Jazz - Released January 1, 1958 | Verve

Most of Mel Tormé's albums for Verve and Bethlehem during the 1950s concentrated on material either carefree (usually up-tempo) or reflective (mostly down-tempo), but 1958's Tormé blended the two. For every bouncy single like "That Old Feeling" or "I'm Gonna Laugh You Out of My Life," Tormé sinks into the depths with "Gloomy Sunday," "The House Is Haunted (By the Echo of Your Last Goodbye)," or his dramatic eight-minute reading of "Blues in the Night." All this makes for a bit of emotional confusion while listening to Tormé, but the LP pulls together for the most part. © John Bush /TiVo
From
CD$10.49

Vocal Jazz - Released October 27, 1962 | Verve Reissues

From
CD$12.99

Jazz - Released January 1, 1988 | Concord Records

Singer Mel Tormé and pianist George Shearing make a perfect team, bringing out the best in each other. With the assistance of bassist John Leitham and drummer Donny Osborne, the swinging, witty duo performs a variety of standards, including Noël Coward's "Someday I'll Find You," "The Way You Look Tonight," and "Anyone Can Whistle," and a couple of medleys highlighted by a humorous six-song "New York, New York Medley." All of the Tormé/Shearing collaborations are quite enjoyable and highly recommended as some of their best work of the 1980s. © Scott Yanow /TiVo
From
CD$12.99

Jazz - Released January 1, 1993 | Telarc

Mel Tormé, 67 at the time of this recording, proves to still be very much in his musical prime. His range remains impressive, his creative abilities have grown through the years and his breath control is remarkable; as proof Tormé holds some very long notes at the conclusion of some of the ballads. This live set finds Tormé backed by what he dubbed "the Great American Songbook Orchestra," his usual trio plus a dozen horns. The band gets "Ya Gotta Try" as an instrumental and Tormé sits in on drums on "Rockin' in Rhythm" but otherwise the orchestra sticks to its anonymous role in the background. The singer wrote ten of the 15 arrangements and programmed plenty of variety in moods and tempos for his voice including a seven-song Duke Ellington mini-set. His masterful interpretation of "Stardust" is a highpoint. Recommended. © Scott Yanow /TiVo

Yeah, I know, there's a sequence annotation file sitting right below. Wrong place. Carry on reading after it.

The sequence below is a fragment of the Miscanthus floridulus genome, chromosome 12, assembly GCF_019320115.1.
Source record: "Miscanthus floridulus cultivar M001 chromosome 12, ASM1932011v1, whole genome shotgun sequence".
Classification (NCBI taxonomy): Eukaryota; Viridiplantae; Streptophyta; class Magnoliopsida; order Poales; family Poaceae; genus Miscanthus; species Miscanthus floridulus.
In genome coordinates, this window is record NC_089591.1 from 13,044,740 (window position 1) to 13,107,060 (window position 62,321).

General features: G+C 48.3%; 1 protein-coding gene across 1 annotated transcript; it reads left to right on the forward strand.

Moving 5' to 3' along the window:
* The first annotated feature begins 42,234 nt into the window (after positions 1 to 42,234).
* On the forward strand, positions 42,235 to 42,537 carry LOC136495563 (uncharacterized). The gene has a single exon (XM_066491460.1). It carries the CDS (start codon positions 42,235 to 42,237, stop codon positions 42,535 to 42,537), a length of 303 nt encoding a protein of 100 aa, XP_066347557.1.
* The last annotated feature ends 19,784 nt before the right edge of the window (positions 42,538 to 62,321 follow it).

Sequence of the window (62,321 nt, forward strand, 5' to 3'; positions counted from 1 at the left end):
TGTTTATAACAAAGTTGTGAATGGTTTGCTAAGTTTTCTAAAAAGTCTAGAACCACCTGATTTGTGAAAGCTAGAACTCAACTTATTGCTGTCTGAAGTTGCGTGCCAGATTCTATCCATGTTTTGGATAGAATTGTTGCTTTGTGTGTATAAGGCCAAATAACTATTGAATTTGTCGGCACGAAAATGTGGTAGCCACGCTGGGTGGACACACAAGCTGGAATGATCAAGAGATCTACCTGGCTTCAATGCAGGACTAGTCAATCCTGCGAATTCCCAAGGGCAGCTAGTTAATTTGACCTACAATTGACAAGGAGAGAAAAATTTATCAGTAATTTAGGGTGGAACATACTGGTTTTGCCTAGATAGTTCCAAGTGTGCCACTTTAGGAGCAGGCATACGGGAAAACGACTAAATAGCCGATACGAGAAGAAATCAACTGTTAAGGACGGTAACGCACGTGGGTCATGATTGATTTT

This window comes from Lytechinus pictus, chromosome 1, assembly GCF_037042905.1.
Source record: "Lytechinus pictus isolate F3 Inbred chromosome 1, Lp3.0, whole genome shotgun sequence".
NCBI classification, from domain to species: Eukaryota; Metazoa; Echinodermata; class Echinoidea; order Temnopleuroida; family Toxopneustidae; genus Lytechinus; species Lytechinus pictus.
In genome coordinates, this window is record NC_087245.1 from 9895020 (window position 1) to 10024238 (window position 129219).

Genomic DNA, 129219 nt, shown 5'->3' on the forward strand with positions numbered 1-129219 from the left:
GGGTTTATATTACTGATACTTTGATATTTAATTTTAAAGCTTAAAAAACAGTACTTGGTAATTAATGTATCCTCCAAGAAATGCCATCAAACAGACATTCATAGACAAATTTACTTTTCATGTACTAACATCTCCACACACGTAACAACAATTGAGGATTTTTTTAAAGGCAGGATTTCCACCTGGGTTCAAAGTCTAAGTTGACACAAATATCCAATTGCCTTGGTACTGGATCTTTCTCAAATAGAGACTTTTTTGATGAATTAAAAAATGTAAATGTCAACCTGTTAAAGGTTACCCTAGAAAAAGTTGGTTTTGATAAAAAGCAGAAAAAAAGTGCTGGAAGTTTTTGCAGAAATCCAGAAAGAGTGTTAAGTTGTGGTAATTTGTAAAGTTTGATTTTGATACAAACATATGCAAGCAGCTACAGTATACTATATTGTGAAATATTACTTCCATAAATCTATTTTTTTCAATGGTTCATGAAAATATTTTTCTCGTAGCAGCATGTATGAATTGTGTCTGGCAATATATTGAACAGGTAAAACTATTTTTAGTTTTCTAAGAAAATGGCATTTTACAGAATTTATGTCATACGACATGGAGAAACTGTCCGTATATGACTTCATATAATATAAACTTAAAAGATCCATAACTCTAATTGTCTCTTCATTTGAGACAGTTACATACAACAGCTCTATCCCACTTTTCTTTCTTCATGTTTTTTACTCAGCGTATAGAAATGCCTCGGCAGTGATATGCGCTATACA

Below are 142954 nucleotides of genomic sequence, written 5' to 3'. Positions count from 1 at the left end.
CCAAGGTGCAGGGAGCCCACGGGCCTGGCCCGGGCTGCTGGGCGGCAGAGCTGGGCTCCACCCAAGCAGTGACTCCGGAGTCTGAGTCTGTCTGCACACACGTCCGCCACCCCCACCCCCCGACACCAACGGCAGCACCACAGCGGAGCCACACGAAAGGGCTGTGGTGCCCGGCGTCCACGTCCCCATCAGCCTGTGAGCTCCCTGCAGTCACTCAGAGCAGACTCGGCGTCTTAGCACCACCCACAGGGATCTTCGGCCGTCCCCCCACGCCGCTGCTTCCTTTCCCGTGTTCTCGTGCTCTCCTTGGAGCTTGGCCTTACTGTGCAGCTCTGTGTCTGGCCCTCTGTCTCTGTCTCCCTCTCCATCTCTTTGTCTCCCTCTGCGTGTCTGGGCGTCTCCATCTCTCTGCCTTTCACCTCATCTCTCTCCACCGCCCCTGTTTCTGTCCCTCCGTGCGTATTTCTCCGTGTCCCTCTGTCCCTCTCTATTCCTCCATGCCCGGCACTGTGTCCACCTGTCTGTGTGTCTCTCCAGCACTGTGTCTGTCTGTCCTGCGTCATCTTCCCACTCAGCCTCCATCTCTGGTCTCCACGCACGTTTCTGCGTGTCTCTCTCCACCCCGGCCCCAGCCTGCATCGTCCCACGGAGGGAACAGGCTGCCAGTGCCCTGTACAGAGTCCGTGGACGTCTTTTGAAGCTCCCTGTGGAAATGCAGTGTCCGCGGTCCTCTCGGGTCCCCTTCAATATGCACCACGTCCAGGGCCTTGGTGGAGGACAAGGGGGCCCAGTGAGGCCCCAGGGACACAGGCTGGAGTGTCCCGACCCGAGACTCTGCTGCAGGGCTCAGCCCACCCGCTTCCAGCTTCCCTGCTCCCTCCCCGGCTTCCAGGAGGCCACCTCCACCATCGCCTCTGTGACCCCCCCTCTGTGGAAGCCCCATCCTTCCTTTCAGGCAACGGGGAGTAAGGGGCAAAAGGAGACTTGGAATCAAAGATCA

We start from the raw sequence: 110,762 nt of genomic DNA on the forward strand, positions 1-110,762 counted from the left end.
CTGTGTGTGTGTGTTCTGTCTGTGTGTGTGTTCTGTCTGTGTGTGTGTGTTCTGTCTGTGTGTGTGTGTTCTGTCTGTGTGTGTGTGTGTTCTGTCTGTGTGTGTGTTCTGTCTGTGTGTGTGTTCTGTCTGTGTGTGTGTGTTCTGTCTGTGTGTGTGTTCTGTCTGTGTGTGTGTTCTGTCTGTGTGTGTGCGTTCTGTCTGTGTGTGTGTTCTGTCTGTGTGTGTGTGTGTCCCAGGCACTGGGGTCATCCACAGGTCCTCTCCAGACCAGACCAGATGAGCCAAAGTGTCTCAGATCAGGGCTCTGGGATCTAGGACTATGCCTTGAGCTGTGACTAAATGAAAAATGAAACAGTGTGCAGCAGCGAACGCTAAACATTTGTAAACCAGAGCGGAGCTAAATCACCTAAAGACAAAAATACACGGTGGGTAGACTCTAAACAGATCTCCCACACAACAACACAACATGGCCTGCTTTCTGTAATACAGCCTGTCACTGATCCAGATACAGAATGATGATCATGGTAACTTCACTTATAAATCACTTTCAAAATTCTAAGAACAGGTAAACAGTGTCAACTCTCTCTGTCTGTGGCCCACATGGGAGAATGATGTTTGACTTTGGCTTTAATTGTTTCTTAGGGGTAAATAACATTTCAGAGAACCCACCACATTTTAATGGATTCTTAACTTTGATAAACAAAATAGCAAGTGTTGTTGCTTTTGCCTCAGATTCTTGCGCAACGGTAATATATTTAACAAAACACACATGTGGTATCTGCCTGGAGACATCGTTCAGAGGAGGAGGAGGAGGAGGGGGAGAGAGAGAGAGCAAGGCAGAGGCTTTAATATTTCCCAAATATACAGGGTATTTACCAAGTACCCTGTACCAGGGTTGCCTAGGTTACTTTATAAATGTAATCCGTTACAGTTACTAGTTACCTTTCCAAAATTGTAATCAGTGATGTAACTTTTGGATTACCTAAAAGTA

From
HI-RES$12.99
CD$8.99

Jazz - Released August 28, 1978 | Gryphon Records

Hi-Res
From
CD$14.99

New Age - Released February 22, 2010 | Pacific

From
CD$10.49

Jazz - Released February 22, 1957 | Bethlehem Records

More than two years after recording his first-ever concert LP, Live at the Crescendo for Coral, Mel Tormé returned to the Los Angeles nightclub for the Bethlehem release At the Crescendo, cut February 22, 1957. Backed by a small combo comprised of pianist/arranger Marty Paich, trumpeter Don Fagerquist, vibraphonist Larry Bunker, bassist Max Bennett, and drummer Mel Lewis, Tormé approaches familiar material like "One for My Baby," "It's Only a Paper Moon," and "I'm Beginning to See the Light" with a matchless combination of sensitivity and sass -- as always, Paich's nimble arrangements inspire Tormé's most adventurous vocals, and the sheer imagination and soulfulness on display throughout the set laid to rest any lingering question of whether he was a jazz artist or merely an easy listening balladeer. © Jason Ankeny /TiVo
From
CD$12.99

Jazz - Released May 7, 2001 | Verve Reissues

Mel Tormé's Finest Hour leads off with a Decca recording from 1944 but otherwise concentrates on Tormé's stints with the Coral and Verve labels between 1953-1960. Tormé's tight arrangements and smooth crooning made him a natural crossover artist, but he charted no pop hits during this period. Nonetheless, the recordings compiled here are broadly appealing, particularly on songs such as "What Is This Thing Called Love?" that prominently feature Tormé's jazz-pop vocal group, the Mel-Tones. "At the Crossroads (Malagueña)" vacillates between Bill Haley-style rock-a-boogie rhythms and big-band swing, and "What's New at the Zoo?" -- a duet with Margaret Whiting -- is a silly novelty with a rock & roll guitar solo. "The Hut Sut Song" and Slim Gaillard's "Cement Mixer" are novelties, too, but ones that jazz purists will find less offensive. In between, there are a number of serious jazz vocal performances and sweetly orchestrated romantic ballads of the sort that earned Tormé the nickname of "the Velvet Fog." Tormé's 1954 recording of his holiday standard "The Christmas Song" is also included, making Mel Tormé's Finest Hour an inclusive and diverse sampling of music from a versatile artist and exemplary vocalist. © Greg Adams /TiVo